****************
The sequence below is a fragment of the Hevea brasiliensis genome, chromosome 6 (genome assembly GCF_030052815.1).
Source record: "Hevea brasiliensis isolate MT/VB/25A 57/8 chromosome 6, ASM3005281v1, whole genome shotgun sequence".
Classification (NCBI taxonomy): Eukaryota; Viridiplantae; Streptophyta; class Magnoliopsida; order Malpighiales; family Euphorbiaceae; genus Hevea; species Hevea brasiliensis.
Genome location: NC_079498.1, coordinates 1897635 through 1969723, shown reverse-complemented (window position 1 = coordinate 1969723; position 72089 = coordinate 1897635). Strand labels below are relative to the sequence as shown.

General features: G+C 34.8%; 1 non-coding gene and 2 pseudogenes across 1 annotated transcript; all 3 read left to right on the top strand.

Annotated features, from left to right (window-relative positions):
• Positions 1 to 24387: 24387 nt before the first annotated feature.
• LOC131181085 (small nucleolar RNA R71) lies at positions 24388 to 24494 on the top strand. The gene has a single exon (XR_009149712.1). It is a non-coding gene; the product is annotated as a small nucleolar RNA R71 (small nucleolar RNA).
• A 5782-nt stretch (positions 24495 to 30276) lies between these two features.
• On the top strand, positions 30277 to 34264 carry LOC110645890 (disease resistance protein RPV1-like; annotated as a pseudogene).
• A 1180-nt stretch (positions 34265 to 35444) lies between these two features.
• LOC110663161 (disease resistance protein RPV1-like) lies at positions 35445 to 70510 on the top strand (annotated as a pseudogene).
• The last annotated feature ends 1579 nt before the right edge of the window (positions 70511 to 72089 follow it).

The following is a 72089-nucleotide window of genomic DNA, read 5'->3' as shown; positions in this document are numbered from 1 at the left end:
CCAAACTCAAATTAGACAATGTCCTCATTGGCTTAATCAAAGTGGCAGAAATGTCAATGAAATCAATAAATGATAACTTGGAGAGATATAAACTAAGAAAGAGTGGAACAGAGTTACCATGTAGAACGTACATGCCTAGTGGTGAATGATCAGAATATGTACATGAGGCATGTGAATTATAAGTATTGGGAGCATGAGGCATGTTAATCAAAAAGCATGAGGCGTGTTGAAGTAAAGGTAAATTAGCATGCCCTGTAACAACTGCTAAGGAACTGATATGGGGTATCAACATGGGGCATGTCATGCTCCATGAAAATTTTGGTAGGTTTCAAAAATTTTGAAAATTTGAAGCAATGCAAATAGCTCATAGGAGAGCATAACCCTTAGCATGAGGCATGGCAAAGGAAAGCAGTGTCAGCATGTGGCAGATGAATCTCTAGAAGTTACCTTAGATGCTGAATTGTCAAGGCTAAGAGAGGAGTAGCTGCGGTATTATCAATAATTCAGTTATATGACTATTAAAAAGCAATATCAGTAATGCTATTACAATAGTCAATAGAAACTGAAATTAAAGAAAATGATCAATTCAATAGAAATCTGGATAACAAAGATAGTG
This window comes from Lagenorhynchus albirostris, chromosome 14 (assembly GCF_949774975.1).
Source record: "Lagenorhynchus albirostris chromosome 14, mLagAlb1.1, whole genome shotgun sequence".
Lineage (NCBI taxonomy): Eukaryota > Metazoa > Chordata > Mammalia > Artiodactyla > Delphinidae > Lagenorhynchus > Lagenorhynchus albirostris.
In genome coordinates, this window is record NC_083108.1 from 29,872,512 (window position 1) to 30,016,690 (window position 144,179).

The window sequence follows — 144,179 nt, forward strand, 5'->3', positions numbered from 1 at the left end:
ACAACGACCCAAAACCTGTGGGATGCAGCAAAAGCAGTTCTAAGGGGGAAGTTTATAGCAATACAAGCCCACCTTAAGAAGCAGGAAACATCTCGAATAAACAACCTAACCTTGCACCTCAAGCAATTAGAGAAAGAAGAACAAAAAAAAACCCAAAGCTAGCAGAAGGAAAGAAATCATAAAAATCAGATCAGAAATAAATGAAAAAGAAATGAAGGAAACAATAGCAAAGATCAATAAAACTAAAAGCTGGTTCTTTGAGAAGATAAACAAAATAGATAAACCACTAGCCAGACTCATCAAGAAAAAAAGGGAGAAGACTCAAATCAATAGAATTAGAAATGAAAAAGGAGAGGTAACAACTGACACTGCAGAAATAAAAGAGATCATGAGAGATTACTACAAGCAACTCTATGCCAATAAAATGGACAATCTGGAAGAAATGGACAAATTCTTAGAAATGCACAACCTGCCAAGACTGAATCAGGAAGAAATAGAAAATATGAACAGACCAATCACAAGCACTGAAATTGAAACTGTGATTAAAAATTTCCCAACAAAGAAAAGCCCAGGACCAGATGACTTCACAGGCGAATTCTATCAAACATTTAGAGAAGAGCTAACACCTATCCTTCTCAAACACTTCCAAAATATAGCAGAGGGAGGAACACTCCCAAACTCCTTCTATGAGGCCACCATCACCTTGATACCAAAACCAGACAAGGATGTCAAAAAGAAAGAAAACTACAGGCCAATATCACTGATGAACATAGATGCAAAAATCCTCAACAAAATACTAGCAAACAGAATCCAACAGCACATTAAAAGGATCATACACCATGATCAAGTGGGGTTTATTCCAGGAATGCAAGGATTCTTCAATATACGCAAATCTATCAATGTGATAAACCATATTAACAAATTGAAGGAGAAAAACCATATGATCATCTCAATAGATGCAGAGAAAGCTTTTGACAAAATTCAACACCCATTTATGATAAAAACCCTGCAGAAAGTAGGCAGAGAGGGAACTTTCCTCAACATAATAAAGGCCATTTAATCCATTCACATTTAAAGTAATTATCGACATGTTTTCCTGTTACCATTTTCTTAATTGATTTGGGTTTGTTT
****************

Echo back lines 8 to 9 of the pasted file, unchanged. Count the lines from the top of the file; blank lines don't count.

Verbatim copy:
• LOC131181085 (small nucleolar RNA R71) lies at positions 24388 to 24494 on the top strand. The gene has a single exon (XR_009149712.1). It is a non-coding gene; the product is annotated as a small nucleolar RNA R71 (small nucleolar RNA).
• A 5782-nt stretch (positions 24495 to 30276) lies between these two features.